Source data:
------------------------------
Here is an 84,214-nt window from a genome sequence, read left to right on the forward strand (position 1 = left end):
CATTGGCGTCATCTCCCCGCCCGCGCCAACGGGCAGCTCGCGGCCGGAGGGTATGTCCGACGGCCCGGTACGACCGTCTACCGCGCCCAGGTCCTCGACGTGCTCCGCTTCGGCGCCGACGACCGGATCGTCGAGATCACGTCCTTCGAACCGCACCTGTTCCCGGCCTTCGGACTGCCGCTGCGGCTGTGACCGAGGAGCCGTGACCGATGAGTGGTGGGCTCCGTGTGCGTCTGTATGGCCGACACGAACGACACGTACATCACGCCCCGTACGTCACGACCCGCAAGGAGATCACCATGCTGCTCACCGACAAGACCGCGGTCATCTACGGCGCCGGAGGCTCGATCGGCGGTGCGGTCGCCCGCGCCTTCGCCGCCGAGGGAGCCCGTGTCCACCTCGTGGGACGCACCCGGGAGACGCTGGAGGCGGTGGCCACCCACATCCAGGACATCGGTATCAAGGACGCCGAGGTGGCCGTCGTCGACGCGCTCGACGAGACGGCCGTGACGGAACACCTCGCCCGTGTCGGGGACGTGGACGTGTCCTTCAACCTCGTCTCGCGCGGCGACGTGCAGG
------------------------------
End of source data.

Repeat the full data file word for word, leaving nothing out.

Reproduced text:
Here is an 84,214-nt window from a genome sequence, read left to right on the forward strand (position 1 = left end):
CATTGGCGTCATCTCCCCGCCCGCGCCAACGGGCAGCTCGCGGCCGGAGGGTATGTCCGACGGCCCGGTACGACCGTCTACCGCGCCCAGGTCCTCGACGTGCTCCGCTTCGGCGCCGACGACCGGATCGTCGAGATCACGTCCTTCGAACCGCACCTGTTCCCGGCCTTCGGACTGCCGCTGCGGCTGTGACCGAGGAGCCGTGACCGATGAGTGGTGGGCTCCGTGTGCGTCTGTATGGCCGACACGAACGACACGTACATCACGCCCCGTACGTCACGACCCGCAAGGAGATCACCATGCTGCTCACCGACAAGACCGCGGTCATCTACGGCGCCGGAGGCTCGATCGGCGGTGCGGTCGCCCGCGCCTTCGCCGCCGAGGGAGCCCGTGTCCACCTCGTGGGACGCACCCGGGAGACGCTGGAGGCGGTGGCCACCCACATCCAGGACATCGGTATCAAGGACGCCGAGGTGGCCGTCGTCGACGCGCTCGACGAGACGGCCGTGACGGAACACCTCGCCCGTGTCGGGGACGTGGACGTGTCCTTCAACCTCGTCTCGCGCGGCGACGTGCAGG